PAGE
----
2014-2021 Press Releases
United Methodist Women Urges Chevron to Defend EPA Methane Protections
United Methodist Women is sending member letters and a strong message from its CEO Harriett Jane Olson to Chevron CEO Michael Wirth, urging the company to publicly defend the U.S. Environmental Protection Agency methane rules now under threat of being rescinded.
“These emissions hurt the health of people, harm God’s earth, and waste God’s resources,” Olson said. “Chevron assured us in person that it was committed to reducing methane emissions. We are now concerned that the company is not adhering to this commitment. We urge Chevron to live up to its potential as a leader in this work.”
In May, Chevron representatives told a United Methodist Women delegation that the company had signed the “Guiding Principles on Reducing Methane Emissions across the Natural Gas Value Chain.” These principles include a commitment to advocate for sound methane policy. Chevron, however, has not publicly opposed the proposed rollback of critical EPA methane rules. Chevron is an influential member of the American Petroleum Institute, which has actively supported the proposed rollbacks.
United Methodist Women calls on Chevron to honor its commitment to sound methane policy by publicly advocating for the EPA methane rules.
United Methodist Women members and their families live in every U.S. state where Chevron operates oil and gas facilities, and so the organization urges Chevron to prioritize the health of women, children and youth who struggle with air pollution–impacted illnesses by honoring its commitments to reduce methane emissions and advocate for sound methane policy.
Methane, the main component of natural gas, is a powerful greenhouse gas that is 87 times more potent than carbon dioxide when released into the atmosphere. The recent Intergovernmental Panel on Climate Change report highlighted the urgency of reducing climate pollutants like methane to stave off the harmful consequences of climate change.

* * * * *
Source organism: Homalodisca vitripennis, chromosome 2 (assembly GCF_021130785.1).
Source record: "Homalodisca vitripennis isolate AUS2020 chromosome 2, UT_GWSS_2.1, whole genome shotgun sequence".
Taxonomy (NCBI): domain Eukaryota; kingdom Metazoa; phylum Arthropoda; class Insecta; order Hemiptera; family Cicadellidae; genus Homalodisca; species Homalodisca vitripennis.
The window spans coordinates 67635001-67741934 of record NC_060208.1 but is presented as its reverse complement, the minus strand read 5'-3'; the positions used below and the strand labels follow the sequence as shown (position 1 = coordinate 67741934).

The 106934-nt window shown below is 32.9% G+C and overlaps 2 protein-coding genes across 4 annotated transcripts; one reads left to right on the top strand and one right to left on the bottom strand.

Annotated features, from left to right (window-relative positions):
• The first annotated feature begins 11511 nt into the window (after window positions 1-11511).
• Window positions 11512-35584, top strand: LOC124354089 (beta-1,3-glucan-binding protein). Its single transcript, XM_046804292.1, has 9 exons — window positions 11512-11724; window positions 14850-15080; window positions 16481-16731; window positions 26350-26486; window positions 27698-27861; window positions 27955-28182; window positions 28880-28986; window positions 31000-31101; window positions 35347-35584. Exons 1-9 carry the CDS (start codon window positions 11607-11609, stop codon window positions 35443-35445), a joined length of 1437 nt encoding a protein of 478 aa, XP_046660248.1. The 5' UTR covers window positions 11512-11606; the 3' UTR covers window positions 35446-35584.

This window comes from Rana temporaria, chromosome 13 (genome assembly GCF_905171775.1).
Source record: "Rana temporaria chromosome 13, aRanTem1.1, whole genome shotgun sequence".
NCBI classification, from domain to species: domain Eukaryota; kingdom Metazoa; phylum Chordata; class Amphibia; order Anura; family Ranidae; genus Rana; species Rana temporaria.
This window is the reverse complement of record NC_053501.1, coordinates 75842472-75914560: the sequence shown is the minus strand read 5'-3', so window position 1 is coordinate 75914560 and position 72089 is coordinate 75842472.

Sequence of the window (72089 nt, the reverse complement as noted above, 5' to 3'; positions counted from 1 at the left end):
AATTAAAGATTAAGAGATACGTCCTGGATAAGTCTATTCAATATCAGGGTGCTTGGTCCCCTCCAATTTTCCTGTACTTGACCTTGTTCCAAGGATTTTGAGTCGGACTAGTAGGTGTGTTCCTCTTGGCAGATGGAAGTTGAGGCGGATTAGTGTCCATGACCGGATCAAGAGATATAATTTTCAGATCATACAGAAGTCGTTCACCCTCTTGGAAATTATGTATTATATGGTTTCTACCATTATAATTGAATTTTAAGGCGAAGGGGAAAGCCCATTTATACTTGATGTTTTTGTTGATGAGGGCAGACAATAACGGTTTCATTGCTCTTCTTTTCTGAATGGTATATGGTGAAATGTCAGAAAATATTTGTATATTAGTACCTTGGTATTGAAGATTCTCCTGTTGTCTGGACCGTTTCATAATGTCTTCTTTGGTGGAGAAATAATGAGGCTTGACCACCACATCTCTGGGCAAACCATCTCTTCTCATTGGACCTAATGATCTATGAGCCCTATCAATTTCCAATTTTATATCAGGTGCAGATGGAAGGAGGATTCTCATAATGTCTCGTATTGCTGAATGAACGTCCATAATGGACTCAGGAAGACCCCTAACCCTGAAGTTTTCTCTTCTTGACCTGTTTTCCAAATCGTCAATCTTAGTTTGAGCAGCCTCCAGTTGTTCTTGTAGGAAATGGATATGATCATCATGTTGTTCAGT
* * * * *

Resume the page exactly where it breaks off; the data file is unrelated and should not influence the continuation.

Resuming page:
“Exposure to pollutants from fracking, compression or distribution sites and pipelines are linked to respiratory diseases, brain and spinal defects, cancer, congenital heart defects, low birth weight, heart attacks, preterm birth, and reproductive problems. Today, over 15 million Americans live within a mile of oil and gas facilities,” said Elizabeth Chun Hye Lee, an executive for economic and environmental justice for United Methodist Women.
Chevron is one of the top 10 producers of natural gas globally, and its production is only increasing. Reducing methane emissions from Chevron’s natural gas facilities would reduce many of these hazardous pollutants.
“We call on Chevron to honor its commitments to protect our communities and adhere to sound methane emissions policy,” Olson said. “Chevron’s silence is tantamount to an endorsement of EPA’s dismantling of critical health protections.”
In May, United Methodist Women delivered almost 2,000 letters and met with Chevron staff, urging them to sign on to the guiding principles and to reduce leaks across the supply chain.
Contact: Yvette Moore, firstname.lastname@example.org